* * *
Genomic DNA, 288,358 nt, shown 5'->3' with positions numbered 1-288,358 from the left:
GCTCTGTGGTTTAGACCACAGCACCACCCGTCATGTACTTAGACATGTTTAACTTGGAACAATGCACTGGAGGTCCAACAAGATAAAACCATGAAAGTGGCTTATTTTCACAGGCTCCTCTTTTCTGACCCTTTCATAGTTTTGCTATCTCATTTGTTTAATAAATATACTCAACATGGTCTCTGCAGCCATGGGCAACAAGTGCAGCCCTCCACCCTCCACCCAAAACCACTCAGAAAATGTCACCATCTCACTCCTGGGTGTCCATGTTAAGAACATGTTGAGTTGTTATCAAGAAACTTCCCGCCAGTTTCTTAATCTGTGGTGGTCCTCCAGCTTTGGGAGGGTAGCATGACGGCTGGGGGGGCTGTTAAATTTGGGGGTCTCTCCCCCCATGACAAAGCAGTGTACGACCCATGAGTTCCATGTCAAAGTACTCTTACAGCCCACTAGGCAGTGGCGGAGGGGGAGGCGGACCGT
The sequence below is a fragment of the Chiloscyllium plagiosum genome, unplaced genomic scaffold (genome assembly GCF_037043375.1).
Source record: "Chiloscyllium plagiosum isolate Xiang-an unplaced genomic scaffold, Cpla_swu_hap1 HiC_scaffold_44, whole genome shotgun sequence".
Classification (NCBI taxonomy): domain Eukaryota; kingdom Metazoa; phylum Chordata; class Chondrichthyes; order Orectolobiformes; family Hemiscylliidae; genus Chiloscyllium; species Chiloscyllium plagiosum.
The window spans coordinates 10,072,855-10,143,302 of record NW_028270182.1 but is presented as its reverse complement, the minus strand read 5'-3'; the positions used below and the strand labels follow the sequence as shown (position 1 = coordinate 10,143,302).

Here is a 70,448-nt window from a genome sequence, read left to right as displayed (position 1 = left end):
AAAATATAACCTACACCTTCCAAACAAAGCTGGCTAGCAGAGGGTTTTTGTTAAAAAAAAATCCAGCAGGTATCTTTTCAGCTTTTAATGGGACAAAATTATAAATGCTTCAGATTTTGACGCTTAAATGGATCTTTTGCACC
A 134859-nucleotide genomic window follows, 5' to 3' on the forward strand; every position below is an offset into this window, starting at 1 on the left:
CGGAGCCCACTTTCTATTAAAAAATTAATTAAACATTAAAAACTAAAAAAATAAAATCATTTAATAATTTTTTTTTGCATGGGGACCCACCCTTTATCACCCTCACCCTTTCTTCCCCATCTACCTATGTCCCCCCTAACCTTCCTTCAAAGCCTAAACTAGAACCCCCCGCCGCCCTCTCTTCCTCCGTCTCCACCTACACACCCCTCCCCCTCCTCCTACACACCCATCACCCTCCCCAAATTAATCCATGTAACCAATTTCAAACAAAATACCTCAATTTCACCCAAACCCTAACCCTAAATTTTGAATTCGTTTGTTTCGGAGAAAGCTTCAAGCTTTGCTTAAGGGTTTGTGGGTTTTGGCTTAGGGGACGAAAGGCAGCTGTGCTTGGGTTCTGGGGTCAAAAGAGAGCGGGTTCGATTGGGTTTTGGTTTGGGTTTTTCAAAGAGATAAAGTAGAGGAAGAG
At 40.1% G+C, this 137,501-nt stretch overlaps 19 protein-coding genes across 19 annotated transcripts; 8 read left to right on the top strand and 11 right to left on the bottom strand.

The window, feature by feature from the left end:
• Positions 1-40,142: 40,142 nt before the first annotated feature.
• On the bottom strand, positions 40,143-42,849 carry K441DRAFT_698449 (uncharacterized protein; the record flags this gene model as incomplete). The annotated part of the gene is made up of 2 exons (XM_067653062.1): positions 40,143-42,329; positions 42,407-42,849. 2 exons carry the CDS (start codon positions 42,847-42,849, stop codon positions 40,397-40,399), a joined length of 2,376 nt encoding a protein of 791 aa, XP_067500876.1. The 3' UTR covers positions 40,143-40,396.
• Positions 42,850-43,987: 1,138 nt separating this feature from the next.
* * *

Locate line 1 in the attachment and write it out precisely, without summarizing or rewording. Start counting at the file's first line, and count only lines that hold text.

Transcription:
Genomic DNA, 288,358 nt, shown 5'->3' with positions numbered 1-288,358 from the left: